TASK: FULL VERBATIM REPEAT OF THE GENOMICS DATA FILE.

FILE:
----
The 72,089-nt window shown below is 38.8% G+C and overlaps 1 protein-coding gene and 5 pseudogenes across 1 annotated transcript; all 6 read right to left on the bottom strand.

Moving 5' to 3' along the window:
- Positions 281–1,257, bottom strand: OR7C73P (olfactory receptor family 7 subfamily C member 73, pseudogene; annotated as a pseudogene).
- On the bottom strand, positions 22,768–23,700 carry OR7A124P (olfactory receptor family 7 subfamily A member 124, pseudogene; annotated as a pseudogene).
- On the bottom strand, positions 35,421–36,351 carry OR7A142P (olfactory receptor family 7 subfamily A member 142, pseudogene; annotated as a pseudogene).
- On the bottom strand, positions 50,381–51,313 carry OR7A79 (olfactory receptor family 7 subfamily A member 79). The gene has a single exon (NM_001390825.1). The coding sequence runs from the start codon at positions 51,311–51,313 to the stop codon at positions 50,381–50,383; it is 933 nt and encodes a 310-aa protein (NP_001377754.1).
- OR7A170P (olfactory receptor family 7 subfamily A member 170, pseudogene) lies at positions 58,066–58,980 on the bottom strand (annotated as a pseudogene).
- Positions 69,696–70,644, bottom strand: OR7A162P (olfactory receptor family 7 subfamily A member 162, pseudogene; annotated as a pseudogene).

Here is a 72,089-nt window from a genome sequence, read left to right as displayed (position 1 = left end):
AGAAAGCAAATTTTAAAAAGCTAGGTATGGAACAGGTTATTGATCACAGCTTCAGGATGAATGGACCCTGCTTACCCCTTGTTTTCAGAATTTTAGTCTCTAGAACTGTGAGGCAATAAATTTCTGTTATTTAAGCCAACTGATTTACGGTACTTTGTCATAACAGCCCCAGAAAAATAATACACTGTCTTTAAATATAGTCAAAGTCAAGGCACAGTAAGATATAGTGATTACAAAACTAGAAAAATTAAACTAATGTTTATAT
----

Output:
The 72,089-nt window shown below is 38.8% G+C and overlaps 1 protein-coding gene and 5 pseudogenes across 1 annotated transcript; all 6 read right to left on the bottom strand.

Moving 5' to 3' along the window:
- Positions 281–1,257, bottom strand: OR7C73P (olfactory receptor family 7 subfamily C member 73, pseudogene; annotated as a pseudogene).
- On the bottom strand, positions 22,768–23,700 carry OR7A124P (olfactory receptor family 7 subfamily A member 124, pseudogene; annotated as a pseudogene).
- On the bottom strand, positions 35,421–36,351 carry OR7A142P (olfactory receptor family 7 subfamily A member 142, pseudogene; annotated as a pseudogene).
- On the bottom strand, positions 50,381–51,313 carry OR7A79 (olfactory receptor family 7 subfamily A member 79). The gene has a single exon (NM_001390825.1). The coding sequence runs from the start codon at positions 51,311–51,313 to the stop codon at positions 50,381–50,383; it is 933 nt and encodes a 310-aa protein (NP_001377754.1).
- OR7A170P (olfactory receptor family 7 subfamily A member 170, pseudogene) lies at positions 58,066–58,980 on the bottom strand (annotated as a pseudogene).
- Positions 69,696–70,644, bottom strand: OR7A162P (olfactory receptor family 7 subfamily A member 162, pseudogene; annotated as a pseudogene).

Here is a 72,089-nt window from a genome sequence, read left to right as displayed (position 1 = left end):
AGAAAGCAAATTTTAAAAAGCTAGGTATGGAACAGGTTATTGATCACAGCTTCAGGATGAATGGACCCTGCTTACCCCTTGTTTTCAGAATTTTAGTCTCTAGAACTGTGAGGCAATAAATTTCTGTTATTTAAGCCAACTGATTTACGGTACTTTGTCATAACAGCCCCAGAAAAATAATACACTGTCTTTAAATATAGTCAAAGTCAAGGCACAGTAAGATATAGTGATTACAAAACTAGAAAAATTAAACTAATGTTTATAT